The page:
Wednesday, April 5
“For the Lord your God is God of gods and Lord of lords, the great God, mighty and awesome, who is not partial and takes no bribe, who executes justice for the orphan and the widow, and who loves the strangers, providing them food and clothing. You shall also love the stranger, for you were strangers in the land of Egypt” (Deut 10:18-19).
Deuteronomy continually calls upon the people Israel to remember who they are, and who God is. Indeed, those two calls are inextricably intertwined: Israel is the people who were made a people by the Lord who delivered them from bondage. In other words, Israel has direct and personal knowledge of what it means to say that God “is not partial,” because had God shown partiality for the wisest, the strongest, the most prosperous, the best, God would never have chosen this rag-tag band of slaves and outlaws as God’s own! Likewise, Israel knows personally that the Lord “loves the strangers [Hebrew ger], providing them with food and clothing,” because, as God reminds them, “you were strangers in the land of Egypt.” Indeed, in each of the passages regarding the ger we have examined so far God has given Israel this reminder (see Exod 22:21; Lev 19:34). This gives added punch to the commands to love one’s neighbor—including the ger—as oneself; knowing that they have themselves been immigrants and refugees, by loving the gerim, the people of Israel are loving themselves.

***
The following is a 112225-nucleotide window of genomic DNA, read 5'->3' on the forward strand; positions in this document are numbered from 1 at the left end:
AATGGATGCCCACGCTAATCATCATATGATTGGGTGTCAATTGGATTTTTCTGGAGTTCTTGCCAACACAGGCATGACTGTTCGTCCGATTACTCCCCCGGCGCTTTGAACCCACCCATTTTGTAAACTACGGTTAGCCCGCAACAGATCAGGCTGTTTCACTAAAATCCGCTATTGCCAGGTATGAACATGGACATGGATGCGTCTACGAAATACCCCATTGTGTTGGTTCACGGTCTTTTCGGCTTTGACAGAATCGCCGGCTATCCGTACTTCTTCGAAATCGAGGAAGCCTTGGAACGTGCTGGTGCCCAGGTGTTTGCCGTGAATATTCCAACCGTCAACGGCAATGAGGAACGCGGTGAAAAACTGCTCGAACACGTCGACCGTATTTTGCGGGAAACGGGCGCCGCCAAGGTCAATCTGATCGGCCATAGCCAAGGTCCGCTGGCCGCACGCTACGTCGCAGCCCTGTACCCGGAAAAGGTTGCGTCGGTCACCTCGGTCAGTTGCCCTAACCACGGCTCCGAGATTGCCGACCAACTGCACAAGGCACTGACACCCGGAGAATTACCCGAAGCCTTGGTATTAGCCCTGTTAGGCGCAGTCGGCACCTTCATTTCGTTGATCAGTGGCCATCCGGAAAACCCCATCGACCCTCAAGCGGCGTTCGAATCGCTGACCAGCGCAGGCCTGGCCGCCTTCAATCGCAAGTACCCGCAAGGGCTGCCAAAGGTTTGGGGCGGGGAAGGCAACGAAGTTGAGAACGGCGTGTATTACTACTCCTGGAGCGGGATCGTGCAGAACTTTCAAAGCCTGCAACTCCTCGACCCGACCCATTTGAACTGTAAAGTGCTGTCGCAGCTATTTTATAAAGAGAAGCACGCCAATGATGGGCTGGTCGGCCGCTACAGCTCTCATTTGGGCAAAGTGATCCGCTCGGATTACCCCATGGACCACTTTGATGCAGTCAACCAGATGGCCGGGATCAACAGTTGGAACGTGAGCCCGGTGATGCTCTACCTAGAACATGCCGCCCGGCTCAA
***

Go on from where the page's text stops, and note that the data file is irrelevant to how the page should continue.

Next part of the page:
With the exception of our Native American brothers and sisters, all of us are here because our ancestors came here from somewhere else. Some, like the famous Pilgrims of Plymouth Rock, came fleeing religious persecution. Some, like my Scottish-Irish forebears, came because of hardship and political oppression at home. Some of us came here in chains. As Americans, a nation of immigrants, it behooves us, too, to remember who we are. Those of us who claim the name Christian need also to remember whose we are, and what it means to be the people of the God “who executes justice for the orphan and the widow, and who loves the strangers, providing them food and clothing.”
Prayer: O Jesus, your prayer for us was “that they may all be one. As you, Father, are in me and I am in you, may they also be in us, so that the world may believe that you have sent me” (John 17:21). Thank you for making us your own people. Forgive us for the exclusion and disunity that have instead prevented the world from seeing you in us. Heal us, we pray, through Jesus our Christ, Amen.